Boudi Canteen Bengali Film Review!
Friends, Today we will be reviewing the Bengali film Boudi Canteen. Parambrata Chatterjee and Subhashree Ganguly's Boudi Canteen gave an important message in entertainment.
In taste, smell, and colour, Boudi Canteen is a bit different, at least among the films released during Durga Puja 2022.
Before the interval, the film seems to be a light-hearted couple's relationship. But as the film progresses, it becomes clear that it is not that simple.
In Boudi Canteen, we see the families of Paulmi (Subhashree Ganguly) and Soorish (Parambrata Chatterjee).
Sourish works in a Bengali newspaper, looking at girls' pages, and Paulmi teaches at a school but dreams of becoming a chef.
She loves to cook. But the mother-in-law never wants the housewife to be busy in the kitchen all day. On the one hand, it will seem like, "Wow!"
Very progressive in-laws. Maybe for many girls. Ideally, he should have an in-law who encourages him to work outside. But this is not the case with Paulmi. Because she loves to cook.
Cinema is a medium that can influence a large audience. As a result, when the central character finds release in the kitchen at the beginning of the film, it seems that the film directed by Parambrata Chatterjee is unknowingly celebrating the task that has been assigned to girls for ages.
Because the central character, Poulmi, has repeatedly raised the question, is being like a boy the freedom of women?
You have to understand where the idea of being like these guys comes from. Whether it is freedom or not is another matter.
The first step towards freedom is the right for girls to break the rules set by patriarchal society and participate in various activities regardless of gender, i.e., to be able to do the jobs of boys.
And whether or not someone like Paulmi, as a girl, chooses to do the tasks set by the so-called patriarchy on her own is part of personal liberation.
And the next step toward women's freedom. Because the majority of women are still victims of patriarchy, most girls consider freedom to be out of the shackles.
Because whether they want it or not, the husband will do the office and they will give it to their mouths. In our house, mothers never have a day off from the kitchen.
As a result, the responsibility for this film directed by Parambrata Chatterjee has grown significantly.
The director has a responsibility to make it very clear that Paulmi's dream is very personal and that Paulmi is no longer speaking for the five girls. She is not a spokesperson for modern women.
Because at home, most of the girls are suffering because they don't want to be in the kitchen because they don't want to do their assigned work. There is an attempt to say that in dialogue.
Paulmi's friend tells her, "It is not so simple how to see which is feminine and which is boyish and how to take it."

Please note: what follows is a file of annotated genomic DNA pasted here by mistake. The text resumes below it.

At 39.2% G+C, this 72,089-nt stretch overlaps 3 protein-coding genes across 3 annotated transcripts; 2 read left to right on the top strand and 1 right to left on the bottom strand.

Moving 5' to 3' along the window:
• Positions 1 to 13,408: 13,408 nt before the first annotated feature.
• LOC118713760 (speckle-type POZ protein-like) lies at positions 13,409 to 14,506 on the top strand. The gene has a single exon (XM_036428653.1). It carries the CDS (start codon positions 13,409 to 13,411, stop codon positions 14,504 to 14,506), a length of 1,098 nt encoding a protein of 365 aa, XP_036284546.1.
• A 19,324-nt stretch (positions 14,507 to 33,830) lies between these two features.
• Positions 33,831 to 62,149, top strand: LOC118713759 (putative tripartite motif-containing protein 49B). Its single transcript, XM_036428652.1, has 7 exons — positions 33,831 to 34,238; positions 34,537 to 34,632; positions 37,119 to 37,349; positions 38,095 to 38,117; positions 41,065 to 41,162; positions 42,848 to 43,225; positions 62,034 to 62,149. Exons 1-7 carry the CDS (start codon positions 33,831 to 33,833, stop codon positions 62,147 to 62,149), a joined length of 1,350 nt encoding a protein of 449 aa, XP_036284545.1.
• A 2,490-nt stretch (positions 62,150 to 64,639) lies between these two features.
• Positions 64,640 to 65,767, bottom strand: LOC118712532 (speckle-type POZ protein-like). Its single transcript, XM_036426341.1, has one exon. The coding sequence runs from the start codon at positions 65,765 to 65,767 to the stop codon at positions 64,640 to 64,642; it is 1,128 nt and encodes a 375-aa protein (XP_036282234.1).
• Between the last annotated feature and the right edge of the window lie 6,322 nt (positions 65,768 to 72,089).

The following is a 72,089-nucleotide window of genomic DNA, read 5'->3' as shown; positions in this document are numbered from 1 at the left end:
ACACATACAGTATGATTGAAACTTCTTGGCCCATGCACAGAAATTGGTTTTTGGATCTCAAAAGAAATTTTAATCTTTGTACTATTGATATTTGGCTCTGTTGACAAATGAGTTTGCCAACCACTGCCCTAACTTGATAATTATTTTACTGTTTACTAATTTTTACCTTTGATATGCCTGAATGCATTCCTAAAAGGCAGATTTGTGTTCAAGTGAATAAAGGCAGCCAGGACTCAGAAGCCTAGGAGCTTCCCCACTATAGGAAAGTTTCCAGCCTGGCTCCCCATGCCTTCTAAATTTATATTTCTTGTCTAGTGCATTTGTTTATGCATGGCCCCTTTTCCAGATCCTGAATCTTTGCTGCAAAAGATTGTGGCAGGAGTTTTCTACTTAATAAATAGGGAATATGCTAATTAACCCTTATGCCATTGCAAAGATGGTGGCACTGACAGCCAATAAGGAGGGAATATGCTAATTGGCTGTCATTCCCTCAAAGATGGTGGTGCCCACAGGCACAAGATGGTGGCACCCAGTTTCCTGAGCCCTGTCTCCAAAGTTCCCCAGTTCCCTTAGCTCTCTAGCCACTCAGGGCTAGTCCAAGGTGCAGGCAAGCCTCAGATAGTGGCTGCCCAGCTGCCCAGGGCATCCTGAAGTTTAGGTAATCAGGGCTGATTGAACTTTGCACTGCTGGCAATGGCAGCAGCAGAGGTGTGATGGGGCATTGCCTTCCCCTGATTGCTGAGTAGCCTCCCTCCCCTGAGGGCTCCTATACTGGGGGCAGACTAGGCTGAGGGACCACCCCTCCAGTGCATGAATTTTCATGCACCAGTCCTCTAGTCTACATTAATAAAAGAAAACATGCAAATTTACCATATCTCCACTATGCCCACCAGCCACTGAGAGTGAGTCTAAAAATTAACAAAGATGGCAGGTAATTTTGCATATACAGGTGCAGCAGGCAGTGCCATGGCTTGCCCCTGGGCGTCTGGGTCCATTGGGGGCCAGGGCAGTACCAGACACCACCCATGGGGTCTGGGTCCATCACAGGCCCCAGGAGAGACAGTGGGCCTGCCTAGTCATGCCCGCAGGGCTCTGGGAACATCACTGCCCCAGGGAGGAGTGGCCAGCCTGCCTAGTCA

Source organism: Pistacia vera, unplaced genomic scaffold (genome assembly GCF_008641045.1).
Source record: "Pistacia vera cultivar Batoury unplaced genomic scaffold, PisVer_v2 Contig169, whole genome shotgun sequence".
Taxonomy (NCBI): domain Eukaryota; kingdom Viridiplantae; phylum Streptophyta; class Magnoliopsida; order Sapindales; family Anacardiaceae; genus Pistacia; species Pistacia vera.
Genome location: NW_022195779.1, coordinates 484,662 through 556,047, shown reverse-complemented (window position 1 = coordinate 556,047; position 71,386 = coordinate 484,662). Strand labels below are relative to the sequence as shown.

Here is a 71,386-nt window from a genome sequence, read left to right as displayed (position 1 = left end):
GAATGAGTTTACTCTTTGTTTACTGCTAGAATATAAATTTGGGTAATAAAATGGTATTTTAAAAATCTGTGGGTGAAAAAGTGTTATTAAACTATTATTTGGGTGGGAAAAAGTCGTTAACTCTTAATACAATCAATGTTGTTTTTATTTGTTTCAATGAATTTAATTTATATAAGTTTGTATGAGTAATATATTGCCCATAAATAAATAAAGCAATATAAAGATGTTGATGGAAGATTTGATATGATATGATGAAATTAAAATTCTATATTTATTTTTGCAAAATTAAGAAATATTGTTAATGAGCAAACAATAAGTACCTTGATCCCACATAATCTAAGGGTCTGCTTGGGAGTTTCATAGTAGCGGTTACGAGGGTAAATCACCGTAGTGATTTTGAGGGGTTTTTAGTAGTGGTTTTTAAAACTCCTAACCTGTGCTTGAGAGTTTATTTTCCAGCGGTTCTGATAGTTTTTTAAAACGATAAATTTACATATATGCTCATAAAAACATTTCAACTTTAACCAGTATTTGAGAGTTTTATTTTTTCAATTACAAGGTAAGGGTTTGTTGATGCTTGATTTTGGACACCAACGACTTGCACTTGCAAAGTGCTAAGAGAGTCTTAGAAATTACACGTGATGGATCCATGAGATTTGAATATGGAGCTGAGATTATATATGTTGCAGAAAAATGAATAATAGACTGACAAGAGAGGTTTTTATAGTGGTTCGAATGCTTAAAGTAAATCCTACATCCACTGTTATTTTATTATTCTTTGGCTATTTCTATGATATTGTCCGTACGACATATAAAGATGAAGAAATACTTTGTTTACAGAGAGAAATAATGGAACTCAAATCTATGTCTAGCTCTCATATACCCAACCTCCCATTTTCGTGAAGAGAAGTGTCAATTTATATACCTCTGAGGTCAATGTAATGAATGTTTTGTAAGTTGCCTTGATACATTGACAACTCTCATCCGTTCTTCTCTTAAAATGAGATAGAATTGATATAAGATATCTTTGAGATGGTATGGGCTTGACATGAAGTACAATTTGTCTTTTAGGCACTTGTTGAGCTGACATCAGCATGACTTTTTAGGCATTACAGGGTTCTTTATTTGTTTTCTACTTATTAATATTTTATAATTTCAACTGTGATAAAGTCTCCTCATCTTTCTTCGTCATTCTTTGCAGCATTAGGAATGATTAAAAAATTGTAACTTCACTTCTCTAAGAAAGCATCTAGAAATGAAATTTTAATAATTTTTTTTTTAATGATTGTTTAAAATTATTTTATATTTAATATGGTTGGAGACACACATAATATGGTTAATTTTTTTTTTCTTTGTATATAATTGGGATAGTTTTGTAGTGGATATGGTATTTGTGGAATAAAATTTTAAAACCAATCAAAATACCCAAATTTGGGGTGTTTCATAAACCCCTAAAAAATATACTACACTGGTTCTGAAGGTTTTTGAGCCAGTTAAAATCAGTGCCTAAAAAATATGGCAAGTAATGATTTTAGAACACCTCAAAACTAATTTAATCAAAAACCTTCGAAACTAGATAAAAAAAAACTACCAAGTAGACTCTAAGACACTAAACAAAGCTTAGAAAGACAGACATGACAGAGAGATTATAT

Very important and should have been said in a little more detail. Besides Paulmi's character, there should have been another side character who dreams of going out and getting a job. It's not that it doesn't exist at all.
Paulmi's mother-in-law's character is progressive, believing in girls conquering the world. But his characterization is brought out with a hint of patriarchy, which means it is almost like a rule for her.
Not only that, she believes in maintaining class in manners, in everything, and there the issue of class discrimination also comes up.
When something becomes a chain, it is no longer free. In Paulmi's case, it, therefore, becomes binding. But why her mother-in-law is like this is shown at the end of the film.
The third layer of the film is the character of Parambrata Chatterjee or Saurish. Saurish is exactly what an ideal husband means. Hiding from the mother helps the wife become a partner in the startup canteen. He encourages everything.
He writes with great care on the pages of girls because he has enthusiasm. But after a while, the job goes away, and he starts getting jealous of his wife's work and business partner Bablu Da (Soham Chakraborty).
However, Sourish can't even say that openly, and because of his job, Sourish can't even speak. He can't do many things. Just as he can't say anything to his mother's face, he can't say anything even if he is angry.
But silence may not always be the sign of a soft heart. Silence can also be toxic. It is clear in one scene in the film. In my opinion, this is the best sequence in the entire film.
Standing on the roof and listening to the conversation between Sourish and Paulmi feels very familiar. The eyes get wet. Sourish comes and apologises to Paulmi, and says a lot of stuff.
Saurish has been abused since childhood by falling under the rule of patriarchy that a man has to be manly. He was always told to be more 'tough' as he was soft-spoken, liked to comment on girls' clothes, and cried in pain when he fell.
He constantly tries to become a different person by abandoning his natural behaviour. These three characters in this film have their struggles. Various questions have been raised about gender roles.
While Paulmi's character is in focus, I feel Saurish's characterization is the most carefully written and nuanced in the short range.
Despite the power of the girls in the film, the female character has to get the momentum to go deep into the heart, and hence the writing is a bit over the top.
However, after seeing this film, many ideas are created, and the question is whether the film will succeed or not. Thanks to Parambrata Chatterjee for raising these questions.
Boudi Canteen is produced by Parambrata Chatterjee. Subhashree Ganguly, as lead actress Subhashree Ganguly, is fantastic.
Actor Parambrata Chatterjee is doing well. Supporting actor Soham Chakraborty is not as expected. Anashua Majumdar is very good as a mother-in-law.
Read More: Karnasubarner Guptodhon Bengali Movie Review!